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    Only if it's going to benefit the people that are disabled. As far as lawsuits go a lot of them are frivolous. But majority of the people that are disability they just want the problem resolved as quickly as possible. Your life is hard enough they don't need it made any harder. So maybe it should say that the businesses should take care of it within 30 days. Stop making life harder for people with disabilities. Who knows you could be the next person who has to live with the disability.
    Like (29)
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    As a disabled Gulf War veteran I depend on the laws being enforced so I can continue my life just like everyone else. I volunteered and fought for these rights. I’m already restricted at times to be like everyone else, in my eyes this bill is a burden on those of us who have disabilities. I vote and midterms are right around the corner!
    Like (211)
    Follow
    Share
    This puts the burden of enforcing the ADA onto those who need its help. We've had 25 years of education on ADA compliance. Building owners should be familiar with their obligations by now, not need "compliance through education."
    Like (98)
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    This bill would force people to wait potentially months just to gain access to certain businesses and institutions, and the problem it's intended to fix by doing this is extremely small-scale.
    Like (50)
    Follow
    Share
    The bill is clearly designed to benefit people who are violating ADA provisions by dumping a ton of work on the people who are filing the lawsuits. Disabled Americans shouldn’t have to go through an unnecessarily odious process to prove to the courts that their rights are being violated.
    Like (26)
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    Chronic illness and disability are draining and difficult. Barriers in visible to those without disability or empathy are insurmountable to people with disabilities. So now, we want to require the disabled to fight for themselves, just as want our children to fight for themselves against armed gunman? Many profoundly privileged elected representatives refuse to fight for citizens now, being too busy raking in money from corporations, the NRA, and other equally corrupt manipulators. We must take care of each other.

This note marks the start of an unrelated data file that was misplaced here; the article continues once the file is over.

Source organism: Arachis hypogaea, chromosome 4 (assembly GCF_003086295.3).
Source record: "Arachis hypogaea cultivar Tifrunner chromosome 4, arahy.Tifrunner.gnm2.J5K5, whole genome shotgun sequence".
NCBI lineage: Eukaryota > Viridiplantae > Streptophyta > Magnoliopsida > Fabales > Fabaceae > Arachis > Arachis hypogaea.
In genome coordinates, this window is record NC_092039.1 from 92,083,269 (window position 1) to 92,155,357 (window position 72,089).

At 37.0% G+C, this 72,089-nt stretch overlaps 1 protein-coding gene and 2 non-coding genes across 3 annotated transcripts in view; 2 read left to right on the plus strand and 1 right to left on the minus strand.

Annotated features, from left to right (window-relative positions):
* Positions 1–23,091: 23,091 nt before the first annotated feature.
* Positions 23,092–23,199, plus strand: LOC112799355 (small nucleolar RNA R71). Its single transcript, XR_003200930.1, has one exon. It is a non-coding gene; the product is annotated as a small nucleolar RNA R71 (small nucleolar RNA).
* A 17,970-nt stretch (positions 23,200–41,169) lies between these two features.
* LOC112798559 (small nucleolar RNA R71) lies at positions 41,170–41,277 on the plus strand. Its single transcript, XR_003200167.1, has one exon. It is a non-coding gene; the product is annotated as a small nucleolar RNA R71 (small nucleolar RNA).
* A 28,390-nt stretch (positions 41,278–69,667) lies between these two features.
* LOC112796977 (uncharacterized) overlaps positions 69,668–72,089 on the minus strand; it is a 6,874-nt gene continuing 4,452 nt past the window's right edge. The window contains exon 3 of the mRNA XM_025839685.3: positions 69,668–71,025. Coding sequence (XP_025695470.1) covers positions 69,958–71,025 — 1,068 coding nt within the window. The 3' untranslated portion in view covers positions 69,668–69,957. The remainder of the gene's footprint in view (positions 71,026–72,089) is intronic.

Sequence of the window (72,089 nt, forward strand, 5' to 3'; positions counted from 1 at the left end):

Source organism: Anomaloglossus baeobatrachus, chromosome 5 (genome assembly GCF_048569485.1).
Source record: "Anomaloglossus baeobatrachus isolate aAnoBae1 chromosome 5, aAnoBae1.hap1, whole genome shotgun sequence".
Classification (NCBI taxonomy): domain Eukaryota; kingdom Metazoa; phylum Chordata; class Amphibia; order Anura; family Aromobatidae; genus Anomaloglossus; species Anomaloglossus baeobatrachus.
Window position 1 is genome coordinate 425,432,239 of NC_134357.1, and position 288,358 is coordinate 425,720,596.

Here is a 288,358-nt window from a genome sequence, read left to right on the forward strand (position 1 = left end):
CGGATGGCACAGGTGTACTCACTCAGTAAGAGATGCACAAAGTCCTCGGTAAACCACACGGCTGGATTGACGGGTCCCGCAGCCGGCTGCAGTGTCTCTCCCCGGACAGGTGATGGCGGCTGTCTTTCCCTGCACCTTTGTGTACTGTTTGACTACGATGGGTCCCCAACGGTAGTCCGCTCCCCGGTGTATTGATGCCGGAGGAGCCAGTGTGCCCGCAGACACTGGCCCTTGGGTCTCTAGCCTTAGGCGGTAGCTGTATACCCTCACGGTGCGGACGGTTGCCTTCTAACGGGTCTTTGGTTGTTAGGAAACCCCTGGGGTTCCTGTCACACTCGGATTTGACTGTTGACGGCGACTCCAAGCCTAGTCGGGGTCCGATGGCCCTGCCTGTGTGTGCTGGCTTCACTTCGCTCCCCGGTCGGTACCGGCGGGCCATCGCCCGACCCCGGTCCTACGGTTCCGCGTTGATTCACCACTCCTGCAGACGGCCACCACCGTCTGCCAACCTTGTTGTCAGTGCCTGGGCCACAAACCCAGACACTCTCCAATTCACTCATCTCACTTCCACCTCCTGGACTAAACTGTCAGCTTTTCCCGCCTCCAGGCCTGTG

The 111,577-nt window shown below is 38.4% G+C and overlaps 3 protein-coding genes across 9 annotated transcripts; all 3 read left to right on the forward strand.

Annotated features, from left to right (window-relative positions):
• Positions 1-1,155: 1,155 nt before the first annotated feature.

Like (23)
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    This bill “would very deliberately undermine the protections afforded under the Americans With Disabilities Act (ADA)” and would “dramatically increase the burden on any person with a disability who seeks to vindicate their rights.”
    Like (20)
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    The lives of people with limited mobility are difficult enough without this added burden. And I don’t buy for a minute that it’s about helping small businesses!
    Like (18)
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    Terrible bill, making life harder for those who could use just a little help to get by.
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    Current regulations about suing states and businesses currently already allow years to pass before they are required to make changes. I cannot for the life of me understand why states and businesses would want to eliminate access to the disabled. Tammy Duckworth lost both her legs and the use of one arm while serving in the military while deployed overseas. She is a US Senator. Why would anyone want to deny her access to anything? I think this is one more way to discriminate and for trump admin to make it easier for businesses to do so. They got a big tax break and the very least they can do is eliminate obstacles and impediments that prohibit persons like Tammy Duckworth from fully experiencing the life every non disabled person can experience. I’m sure there is something in that tax plan that allows businesses to write off or reduce capital expenses. This admin should be ashamed that they have now added the disabled to their litany of inconsequential people: nonwhite, women, middle class, the poor, persons needing food stamps and Medicaid, no advanced education, first, second, or third generation immigrant, liberal, activist for citizens’ rights, citizens believing the law should be followed, persons who have neither the means nor desire to buy off politicians, etc. I asked US Rep Bill Johnson to tell Senator Duckworth that he just made her life more limited.